Team Cigar Review: Recluse Amadeus Los Cabos Toro

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Cigar Details: Recluse Amadeus Los Cabos Toro

  • Vitola: Toro
  • Length: 6.25″
  • Ring Gauge: 50
  • Country of Origin: Dominican Republic
  • Wrapper: Mexican San Andrés Maduro
  • Binder: Sumatra
  • Filler: Dominican Republic and Nicaragua
  • Factory: Tabacalera Leyendas Cubanas
  • Blender: J.R. Dominguez
  • Price: $8.50
  • Release Date: August 2018
  • Source: Recluse

Aaron-Loomis

 Aaron Loomis

Seth Geise

 Seth Geise

 John McTavish

Pre-light Experience

The cigar has a very drastic rectangle press to it with a dark brown wrapper that carries a couple of slightly raised veins. The seams are pretty well hidden and the head is also squared off and covered in what appears to be a double cap. There are two bands, the first being the traditional design for the brand, but in a blue and silver color combination and is made to look like a second strip band that designates the Amadeus line, but they are connected on the back. The foot band is a silver ribbon. The aroma from the wrapper is a mix of wood, white pepper and floral perfume. The foot brings floral sweetness, but not like the perfume variety I got from the wrapper. The pre-light draw is a mix of wood and floral notes with a mild spiciness on my lips.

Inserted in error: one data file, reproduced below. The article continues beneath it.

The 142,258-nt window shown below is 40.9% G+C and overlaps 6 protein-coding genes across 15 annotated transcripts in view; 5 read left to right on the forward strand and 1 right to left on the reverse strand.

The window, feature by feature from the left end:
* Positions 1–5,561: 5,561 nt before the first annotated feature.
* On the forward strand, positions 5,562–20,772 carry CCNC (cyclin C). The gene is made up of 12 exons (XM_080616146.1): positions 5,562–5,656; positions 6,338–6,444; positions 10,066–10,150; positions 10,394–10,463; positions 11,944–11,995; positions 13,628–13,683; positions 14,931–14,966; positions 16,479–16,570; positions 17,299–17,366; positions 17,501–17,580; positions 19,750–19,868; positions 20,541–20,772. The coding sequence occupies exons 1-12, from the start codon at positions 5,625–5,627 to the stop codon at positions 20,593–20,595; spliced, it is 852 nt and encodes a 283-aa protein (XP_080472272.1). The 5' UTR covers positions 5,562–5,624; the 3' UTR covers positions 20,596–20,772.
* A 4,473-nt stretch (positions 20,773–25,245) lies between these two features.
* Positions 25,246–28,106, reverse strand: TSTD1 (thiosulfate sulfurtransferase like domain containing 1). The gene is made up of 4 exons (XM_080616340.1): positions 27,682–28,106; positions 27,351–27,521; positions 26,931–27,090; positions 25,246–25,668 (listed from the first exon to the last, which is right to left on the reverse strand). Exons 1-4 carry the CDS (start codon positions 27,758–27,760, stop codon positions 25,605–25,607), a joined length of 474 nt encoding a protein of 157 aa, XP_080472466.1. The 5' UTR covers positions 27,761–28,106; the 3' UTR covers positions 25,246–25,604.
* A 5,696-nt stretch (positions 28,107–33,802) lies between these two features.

Pre-light Experience

The Recluse Amadeus Los Cabos Toro is nicely pressed and comes with a beautiful milk chocolate colored wrapper. There is some tooth present on the cigar and with that is some noticeable veins throughout. It is a firm cigar and is smooth and silky in texture. The foot of the cigar is showing aromas of cinnamon, milk chocolate and dark cherries while the wrapper is giving off aromas of sweet spices, rich earth and stone fruits.

Pre-light Experience